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Sunday, February 3, 2013

Bahia Honda, Flagler and the Overseas Railroad, a Boatschool report

Bahia Honda (meaning deep bay, in Spanish, locally pronounced: BAY-ah HON-da [báya hónda], pronounced (in Spanish): Bah-EE-ah OWN-dah [baía ónda]), is an island in the lower Florida Keys located at MM37 on the Overseas Highway.  Since 1961 most of the island has been a State Park.  If the bridges are too intimidating for you alternate transportation is available.  The Lower Key Shuttle will pick you up across the road from the marina (FHP Station) and drop you off at the gate for a total of $4 ($8 round trip).

Henry Flagler and the Quest for Cayo Hueso.   In 1890, Key West had a population of nearly 18,800 and was the biggest and richest city in Florida.  This and the construction of the Panama Canal prompted entrepreneur Henry Flagler to connect Cayo Hueso to the mainland by rail.

Remnants of Flagler's Folly

If you take the dinghy ride near this bridge and then over to the "New" bridge you will be amazed at how structurally BAD the new bridge is in comparison.

Maria Puentes a park ranger here at Bahia Honda tales a story of her great grandmothers adventures aboard the "Flagler Folly".  In costume inspired by a photograph of her great grand mother her costume sets the stage.  She unfolds a story of her family and that of Flagler's.  Once a month there is a multi-actor skit given.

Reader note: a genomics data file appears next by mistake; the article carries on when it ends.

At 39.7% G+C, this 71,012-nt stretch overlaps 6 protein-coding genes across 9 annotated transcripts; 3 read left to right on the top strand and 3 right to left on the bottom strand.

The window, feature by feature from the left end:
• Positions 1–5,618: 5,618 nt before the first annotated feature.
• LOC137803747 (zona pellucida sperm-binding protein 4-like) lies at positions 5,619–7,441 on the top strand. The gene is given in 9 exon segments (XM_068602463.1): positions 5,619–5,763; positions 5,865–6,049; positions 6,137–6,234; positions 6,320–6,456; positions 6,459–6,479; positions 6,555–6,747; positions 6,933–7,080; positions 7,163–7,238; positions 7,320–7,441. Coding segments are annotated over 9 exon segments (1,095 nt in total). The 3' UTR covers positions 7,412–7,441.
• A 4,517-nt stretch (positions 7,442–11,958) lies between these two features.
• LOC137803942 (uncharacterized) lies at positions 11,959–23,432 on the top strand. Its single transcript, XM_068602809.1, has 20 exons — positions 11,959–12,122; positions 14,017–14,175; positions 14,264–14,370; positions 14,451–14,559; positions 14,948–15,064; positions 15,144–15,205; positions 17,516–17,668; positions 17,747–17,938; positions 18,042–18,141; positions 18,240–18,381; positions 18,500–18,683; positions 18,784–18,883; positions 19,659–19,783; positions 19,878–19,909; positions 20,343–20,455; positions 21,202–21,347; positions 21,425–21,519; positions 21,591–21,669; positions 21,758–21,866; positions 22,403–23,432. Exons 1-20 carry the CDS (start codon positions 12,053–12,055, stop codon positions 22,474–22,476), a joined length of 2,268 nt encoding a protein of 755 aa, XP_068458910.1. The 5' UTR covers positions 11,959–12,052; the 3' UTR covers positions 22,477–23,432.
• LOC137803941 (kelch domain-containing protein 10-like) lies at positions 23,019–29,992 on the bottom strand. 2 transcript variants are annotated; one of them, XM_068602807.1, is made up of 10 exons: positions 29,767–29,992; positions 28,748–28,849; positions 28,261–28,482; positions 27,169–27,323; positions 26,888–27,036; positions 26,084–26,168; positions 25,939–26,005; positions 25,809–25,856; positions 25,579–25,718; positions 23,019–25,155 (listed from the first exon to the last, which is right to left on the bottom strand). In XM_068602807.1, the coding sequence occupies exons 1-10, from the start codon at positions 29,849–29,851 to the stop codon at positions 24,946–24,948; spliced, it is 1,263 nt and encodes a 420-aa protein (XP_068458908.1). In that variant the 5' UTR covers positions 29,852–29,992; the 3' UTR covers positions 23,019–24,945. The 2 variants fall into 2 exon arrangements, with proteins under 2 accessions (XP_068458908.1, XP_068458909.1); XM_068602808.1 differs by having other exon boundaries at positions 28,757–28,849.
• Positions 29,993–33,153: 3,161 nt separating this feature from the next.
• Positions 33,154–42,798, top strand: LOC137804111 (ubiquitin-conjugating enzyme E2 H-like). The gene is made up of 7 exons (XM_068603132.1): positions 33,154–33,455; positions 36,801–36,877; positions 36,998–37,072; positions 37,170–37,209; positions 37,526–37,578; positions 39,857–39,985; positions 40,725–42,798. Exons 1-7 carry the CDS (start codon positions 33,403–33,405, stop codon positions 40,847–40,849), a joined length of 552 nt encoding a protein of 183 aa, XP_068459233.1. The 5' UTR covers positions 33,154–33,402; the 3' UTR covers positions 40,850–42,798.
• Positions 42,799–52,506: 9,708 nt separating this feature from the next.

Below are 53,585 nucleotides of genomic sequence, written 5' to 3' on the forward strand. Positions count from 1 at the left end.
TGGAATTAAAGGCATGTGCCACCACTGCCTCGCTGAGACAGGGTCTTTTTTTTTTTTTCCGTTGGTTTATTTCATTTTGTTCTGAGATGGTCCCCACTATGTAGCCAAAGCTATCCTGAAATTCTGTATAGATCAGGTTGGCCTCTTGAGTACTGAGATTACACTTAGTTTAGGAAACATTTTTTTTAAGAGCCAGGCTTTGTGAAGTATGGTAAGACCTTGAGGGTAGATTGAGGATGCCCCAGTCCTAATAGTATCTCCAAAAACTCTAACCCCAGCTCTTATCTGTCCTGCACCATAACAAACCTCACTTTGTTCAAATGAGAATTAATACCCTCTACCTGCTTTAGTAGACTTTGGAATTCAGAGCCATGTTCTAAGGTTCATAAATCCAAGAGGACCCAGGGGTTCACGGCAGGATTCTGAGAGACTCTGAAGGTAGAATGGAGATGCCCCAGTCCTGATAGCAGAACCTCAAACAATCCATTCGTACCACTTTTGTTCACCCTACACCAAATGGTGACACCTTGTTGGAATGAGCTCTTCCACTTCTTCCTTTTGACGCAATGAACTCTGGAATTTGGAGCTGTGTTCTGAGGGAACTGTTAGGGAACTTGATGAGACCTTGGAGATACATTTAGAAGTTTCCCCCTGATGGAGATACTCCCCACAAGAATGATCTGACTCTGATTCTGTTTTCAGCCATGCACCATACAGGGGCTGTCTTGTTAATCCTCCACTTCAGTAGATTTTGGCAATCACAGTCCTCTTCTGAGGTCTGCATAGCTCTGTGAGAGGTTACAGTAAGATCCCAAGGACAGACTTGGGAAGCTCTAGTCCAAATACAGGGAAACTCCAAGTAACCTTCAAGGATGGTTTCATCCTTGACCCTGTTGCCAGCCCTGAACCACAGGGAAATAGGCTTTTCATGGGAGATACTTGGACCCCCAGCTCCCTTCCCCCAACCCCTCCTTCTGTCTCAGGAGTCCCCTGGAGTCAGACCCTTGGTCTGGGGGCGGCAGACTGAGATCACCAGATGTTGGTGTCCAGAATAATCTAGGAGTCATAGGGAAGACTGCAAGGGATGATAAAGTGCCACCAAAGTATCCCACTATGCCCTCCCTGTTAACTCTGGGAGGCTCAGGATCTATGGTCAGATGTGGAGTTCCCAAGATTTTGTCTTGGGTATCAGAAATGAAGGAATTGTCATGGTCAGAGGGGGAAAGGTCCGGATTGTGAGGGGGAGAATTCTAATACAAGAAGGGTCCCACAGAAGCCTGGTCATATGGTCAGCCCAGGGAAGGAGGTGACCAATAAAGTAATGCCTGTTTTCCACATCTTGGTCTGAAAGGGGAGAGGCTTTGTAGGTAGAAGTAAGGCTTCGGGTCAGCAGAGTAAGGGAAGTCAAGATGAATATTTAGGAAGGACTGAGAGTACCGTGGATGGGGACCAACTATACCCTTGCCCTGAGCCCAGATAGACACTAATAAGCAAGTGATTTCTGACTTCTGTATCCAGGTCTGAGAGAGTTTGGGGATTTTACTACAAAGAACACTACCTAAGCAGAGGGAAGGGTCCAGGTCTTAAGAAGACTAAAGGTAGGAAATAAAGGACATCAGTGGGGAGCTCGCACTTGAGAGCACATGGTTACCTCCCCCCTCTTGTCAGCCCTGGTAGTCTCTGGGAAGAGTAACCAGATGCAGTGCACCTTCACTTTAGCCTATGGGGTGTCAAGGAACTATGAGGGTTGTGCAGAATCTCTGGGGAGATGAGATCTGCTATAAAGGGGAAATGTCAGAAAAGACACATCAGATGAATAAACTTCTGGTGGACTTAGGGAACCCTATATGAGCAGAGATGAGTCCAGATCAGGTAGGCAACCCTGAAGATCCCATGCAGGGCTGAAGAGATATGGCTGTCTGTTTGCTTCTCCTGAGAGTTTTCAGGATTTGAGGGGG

Welcome Maria Puentes

Thank you Maria

The American concrete and iron guard rail does not withstand nature

 Remnants of the auto and train passages 

The end of the line.  On Labor Day 1935 a destructive Cat 5 hurricane hit the islands at Islamorada 

Found on YouTube uncredited with caption below
"This is actual film footage taken in Islamorada in the Florida Keys of some of the damage caused by the most intense Hurricane to ever hit any part of the United States mainland in recorded history. This Cat.-5 Hurricane struck on Labor Day September 2, 1935 with little advance warning as the National Weather Service office in Jacksonville predicted this storm to move west through the Florida straits between Havana and Key West. However the storm moved on a Northwest course and tore into the middle Florida Keys during the late afternoon and early evening of Monday September 2nd 1935 with sustained winds of 200-MPH and gusts as high as 250-MPH. An incredible storm surge of 15 to 25 feet completely covered the middle Keys. A relief train sent down from Miami to evacuate several hundred WWI veterans, was knocked off it's tracks. The offical death toll stands at 408-people, however hundreds more were reported missing and most of those were never found. This storm had the lowest pressure ever recorded in the Western Hemisphere, with a reading of 26.35-inches. "

Source (WFOR-TV CBS Miami)
* material taken from various sources

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